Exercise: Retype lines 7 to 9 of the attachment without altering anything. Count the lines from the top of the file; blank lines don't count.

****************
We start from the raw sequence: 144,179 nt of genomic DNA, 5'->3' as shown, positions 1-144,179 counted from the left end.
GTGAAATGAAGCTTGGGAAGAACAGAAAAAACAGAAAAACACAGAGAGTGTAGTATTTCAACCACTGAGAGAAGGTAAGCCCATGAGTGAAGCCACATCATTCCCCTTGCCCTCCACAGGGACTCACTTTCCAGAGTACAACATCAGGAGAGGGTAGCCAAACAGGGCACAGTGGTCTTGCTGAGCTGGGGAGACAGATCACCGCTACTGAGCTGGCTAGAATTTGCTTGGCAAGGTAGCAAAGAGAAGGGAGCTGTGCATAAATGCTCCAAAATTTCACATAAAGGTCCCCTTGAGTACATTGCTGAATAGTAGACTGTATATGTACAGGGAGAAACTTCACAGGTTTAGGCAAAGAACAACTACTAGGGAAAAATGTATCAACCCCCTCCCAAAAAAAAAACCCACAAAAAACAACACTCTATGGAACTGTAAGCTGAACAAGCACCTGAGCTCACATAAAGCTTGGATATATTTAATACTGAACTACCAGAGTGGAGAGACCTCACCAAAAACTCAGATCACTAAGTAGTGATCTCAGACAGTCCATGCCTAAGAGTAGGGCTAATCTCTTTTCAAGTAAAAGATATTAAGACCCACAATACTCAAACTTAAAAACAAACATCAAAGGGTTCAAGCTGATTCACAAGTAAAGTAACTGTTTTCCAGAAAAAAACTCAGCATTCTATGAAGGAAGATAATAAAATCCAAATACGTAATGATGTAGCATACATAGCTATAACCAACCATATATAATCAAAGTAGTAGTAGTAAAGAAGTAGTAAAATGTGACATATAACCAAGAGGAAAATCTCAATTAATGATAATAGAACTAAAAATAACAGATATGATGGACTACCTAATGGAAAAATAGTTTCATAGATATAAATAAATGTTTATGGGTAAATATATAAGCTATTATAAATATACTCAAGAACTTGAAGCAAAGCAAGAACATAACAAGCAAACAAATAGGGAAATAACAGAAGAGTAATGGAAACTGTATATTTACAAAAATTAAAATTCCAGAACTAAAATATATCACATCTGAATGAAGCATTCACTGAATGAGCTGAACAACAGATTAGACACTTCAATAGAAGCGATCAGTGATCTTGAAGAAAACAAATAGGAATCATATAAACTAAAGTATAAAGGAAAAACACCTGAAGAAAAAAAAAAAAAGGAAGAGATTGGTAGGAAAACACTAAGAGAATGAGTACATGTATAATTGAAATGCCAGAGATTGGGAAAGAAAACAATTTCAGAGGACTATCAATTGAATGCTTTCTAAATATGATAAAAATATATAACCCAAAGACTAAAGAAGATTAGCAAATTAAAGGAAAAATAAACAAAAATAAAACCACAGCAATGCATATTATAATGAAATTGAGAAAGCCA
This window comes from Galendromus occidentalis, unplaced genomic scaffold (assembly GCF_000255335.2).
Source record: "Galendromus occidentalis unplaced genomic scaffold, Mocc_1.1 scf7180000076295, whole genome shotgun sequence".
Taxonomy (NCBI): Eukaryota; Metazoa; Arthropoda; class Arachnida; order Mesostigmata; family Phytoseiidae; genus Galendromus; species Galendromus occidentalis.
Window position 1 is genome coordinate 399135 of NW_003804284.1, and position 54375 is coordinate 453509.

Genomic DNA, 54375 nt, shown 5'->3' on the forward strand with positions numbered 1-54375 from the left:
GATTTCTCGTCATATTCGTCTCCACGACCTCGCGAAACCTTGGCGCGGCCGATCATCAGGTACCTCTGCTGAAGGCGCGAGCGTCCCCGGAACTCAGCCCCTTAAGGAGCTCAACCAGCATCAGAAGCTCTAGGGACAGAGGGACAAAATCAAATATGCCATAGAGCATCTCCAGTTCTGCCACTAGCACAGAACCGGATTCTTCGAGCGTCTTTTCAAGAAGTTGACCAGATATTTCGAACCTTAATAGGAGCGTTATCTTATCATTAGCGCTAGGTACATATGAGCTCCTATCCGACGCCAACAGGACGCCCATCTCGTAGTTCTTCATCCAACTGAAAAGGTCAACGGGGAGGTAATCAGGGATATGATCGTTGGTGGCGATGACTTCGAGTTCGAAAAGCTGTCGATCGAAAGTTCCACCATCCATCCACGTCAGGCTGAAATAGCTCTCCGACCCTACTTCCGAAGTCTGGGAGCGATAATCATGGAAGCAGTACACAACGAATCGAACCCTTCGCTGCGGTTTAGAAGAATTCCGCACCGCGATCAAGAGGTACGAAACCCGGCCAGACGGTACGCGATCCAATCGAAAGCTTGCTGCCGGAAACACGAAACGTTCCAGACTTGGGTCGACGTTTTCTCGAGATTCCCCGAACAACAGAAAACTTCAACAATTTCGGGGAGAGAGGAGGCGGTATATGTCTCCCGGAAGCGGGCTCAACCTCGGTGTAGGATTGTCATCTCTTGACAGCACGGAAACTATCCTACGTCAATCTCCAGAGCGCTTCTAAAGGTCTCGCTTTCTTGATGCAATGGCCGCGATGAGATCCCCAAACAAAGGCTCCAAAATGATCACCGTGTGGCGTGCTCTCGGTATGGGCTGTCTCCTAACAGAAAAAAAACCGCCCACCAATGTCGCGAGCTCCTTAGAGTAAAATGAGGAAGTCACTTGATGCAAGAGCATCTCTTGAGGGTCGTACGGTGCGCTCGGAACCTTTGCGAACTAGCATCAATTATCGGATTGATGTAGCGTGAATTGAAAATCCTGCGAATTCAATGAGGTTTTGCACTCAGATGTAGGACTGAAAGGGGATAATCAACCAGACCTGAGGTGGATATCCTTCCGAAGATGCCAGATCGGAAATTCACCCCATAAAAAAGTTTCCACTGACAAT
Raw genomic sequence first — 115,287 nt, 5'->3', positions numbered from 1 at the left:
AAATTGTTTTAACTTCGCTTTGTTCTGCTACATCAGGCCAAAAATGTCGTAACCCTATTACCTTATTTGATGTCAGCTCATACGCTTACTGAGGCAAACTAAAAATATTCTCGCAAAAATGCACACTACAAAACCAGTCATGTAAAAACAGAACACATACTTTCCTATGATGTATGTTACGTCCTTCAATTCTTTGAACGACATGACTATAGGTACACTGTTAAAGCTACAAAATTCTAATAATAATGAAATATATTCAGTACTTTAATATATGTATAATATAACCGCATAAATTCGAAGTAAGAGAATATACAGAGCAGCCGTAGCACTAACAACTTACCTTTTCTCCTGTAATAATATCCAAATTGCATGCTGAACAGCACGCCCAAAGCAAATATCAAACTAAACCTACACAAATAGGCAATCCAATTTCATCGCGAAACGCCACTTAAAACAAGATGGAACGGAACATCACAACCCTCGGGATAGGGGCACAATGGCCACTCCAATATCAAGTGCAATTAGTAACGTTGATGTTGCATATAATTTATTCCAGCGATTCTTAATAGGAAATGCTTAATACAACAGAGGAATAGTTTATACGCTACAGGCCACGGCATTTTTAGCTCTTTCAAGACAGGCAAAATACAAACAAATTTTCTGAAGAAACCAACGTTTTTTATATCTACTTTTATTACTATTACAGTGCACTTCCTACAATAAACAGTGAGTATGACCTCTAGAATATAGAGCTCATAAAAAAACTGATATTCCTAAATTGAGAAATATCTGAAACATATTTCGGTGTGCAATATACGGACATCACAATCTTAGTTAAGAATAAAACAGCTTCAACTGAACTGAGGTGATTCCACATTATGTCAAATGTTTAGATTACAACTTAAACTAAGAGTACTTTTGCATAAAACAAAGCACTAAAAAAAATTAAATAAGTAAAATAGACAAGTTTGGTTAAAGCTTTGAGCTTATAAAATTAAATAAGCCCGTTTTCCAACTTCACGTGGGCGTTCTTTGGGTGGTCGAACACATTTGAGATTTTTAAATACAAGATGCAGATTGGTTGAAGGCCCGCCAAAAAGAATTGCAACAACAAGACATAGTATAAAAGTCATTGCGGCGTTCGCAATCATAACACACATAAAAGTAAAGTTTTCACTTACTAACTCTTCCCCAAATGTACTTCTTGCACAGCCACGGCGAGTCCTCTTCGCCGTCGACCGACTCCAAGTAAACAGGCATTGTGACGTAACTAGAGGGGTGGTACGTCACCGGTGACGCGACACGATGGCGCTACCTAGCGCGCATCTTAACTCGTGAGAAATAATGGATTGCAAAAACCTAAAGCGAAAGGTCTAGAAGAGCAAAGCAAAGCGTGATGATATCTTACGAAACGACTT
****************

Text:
Genomic DNA, 54375 nt, shown 5'->3' on the forward strand with positions numbered 1-54375 from the left:
GATTTCTCGTCATATTCGTCTCCACGACCTCGCGAAACCTTGGCGCGGCCGATCATCAGGTACCTCTGCTGAAGGCGCGAGCGTCCCCGGAACTCAGCCCCTTAAGGAGCTCAACCAGCATCAGAAGCTCTAGGGACAGAGGGACAAAATCAAATATGCCATAGAGCATCTCCAGTTCTGCCACTAGCACAGAACCGGATTCTTCGAGCGTCTTTTCAAGAAGTTGACCAGATATTTCGAACCTTAATAGGAGCGTTATCTTATCATTAGCGCTAGGTACATATGAGCTCCTATCCGACGCCAACAGGACGCCCATCTCGTAGTTCTTCATCCAACTGAAAAGGTCAACGGGGAGGTAATCAGGGATATGATCGTTGGTGGCGATGACTTCGAGTTCGAAAAGCTGTCGATCGAAAGTTCCACCATCCATCCACGTCAGGCTGAAATAGCTCTCCGACCCTACTTCCGAAGTCTGGGAGCGATAATCATGGAAGCAGTACACAACGAATCGAACCCTTCGCTGCGGTTTAGAAGAATTCCGCACCGCGATCAAGAGGTACGAAACCCGGCCAGACGGTACGCGATCCAATCGAAAGCTTGCTGCCGGAAACACGAAACGTTCCAGACTTGGGTCGACGTTTTCTCGAGATTCCCCGAACAACAGAAAACTTCAACAATTTCGGGGAGAGAGGAGGCGGTATATGTCTCCCGGAAGCGGGCTCAACCTCGGTGTAGGATTGTCATCTCTTGACAGCACGGAAACTATCCTACGTCAATCTCCAGAGCGCTTCTAAAGGTCTCGCTTTCTTGATGCAATGGCCGCGATGAGATCCCCAAACAAAGGCTCCAAAATGATCACCGTGTGGCGTGCTCTCGGTATGGGCTGTCTCCTAACAGAAAAAAAACCGCCCACCAATGTCGCGAGCTCCTTAGAGTAAAATGAGGAAGTCACTTGATGCAAGAGCATCTCTTGAGGGTCGTACGGTGCGCTCGGAACCTTTGCGAACTAGCATCAATTATCGGATTGATGTAGCGTGAATTGAAAATCCTGCGAATTCAATGAGGTTTTGCACTCAGATGTAGGACTGAAAGGGGATAATCAACCAGACCTGAGGTGGATATCCTTCCGAAGATGCCAGATCGGAAATTCACCCCATAAAAAAGTTTCCACTGACAAT
Raw genomic sequence first — 115,287 nt, 5'->3', positions numbered from 1 at the left: